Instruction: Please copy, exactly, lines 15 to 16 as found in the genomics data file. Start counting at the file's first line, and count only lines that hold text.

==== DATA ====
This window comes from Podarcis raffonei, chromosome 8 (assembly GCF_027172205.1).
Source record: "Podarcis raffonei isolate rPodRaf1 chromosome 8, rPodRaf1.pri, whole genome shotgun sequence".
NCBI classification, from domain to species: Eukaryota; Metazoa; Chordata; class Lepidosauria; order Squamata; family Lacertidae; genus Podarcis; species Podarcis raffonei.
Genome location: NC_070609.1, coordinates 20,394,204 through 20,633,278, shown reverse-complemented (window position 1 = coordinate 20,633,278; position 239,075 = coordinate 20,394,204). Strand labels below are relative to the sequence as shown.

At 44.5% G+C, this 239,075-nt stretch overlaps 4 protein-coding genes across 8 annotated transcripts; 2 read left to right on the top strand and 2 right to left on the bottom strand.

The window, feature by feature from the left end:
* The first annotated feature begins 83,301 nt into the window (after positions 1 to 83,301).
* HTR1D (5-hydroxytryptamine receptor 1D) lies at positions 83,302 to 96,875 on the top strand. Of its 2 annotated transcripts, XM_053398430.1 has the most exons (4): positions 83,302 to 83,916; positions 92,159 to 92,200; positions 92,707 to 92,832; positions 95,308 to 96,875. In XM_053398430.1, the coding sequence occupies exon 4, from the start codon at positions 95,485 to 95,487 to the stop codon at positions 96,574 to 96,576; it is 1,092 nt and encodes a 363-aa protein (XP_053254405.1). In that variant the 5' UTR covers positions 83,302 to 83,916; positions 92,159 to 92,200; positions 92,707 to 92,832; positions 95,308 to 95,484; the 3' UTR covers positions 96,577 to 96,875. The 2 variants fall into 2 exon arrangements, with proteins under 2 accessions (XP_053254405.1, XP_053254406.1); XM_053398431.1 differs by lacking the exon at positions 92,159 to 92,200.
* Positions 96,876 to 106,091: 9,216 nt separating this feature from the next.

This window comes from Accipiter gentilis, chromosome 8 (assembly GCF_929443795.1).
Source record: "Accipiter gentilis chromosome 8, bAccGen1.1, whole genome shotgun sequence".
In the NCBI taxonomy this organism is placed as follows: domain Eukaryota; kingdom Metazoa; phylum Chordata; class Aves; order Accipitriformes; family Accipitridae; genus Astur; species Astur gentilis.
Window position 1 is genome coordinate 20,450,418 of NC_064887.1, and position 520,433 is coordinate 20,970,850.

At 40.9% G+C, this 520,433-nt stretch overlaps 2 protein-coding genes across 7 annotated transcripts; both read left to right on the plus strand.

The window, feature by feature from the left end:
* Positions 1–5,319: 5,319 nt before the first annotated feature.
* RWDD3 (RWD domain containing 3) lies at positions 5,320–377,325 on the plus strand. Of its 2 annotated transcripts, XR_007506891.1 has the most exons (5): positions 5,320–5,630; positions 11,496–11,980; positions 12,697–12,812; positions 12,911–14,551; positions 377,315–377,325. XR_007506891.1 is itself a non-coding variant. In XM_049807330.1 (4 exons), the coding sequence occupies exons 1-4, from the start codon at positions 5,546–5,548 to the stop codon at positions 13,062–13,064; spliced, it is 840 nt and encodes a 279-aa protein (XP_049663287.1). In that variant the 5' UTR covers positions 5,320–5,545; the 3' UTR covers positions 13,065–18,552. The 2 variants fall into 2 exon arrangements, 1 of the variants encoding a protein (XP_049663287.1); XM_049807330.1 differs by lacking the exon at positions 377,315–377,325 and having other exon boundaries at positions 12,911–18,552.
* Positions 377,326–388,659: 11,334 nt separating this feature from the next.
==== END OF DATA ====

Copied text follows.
The window, feature by feature from the left end:
* Positions 1–5,319: 5,319 nt before the first annotated feature.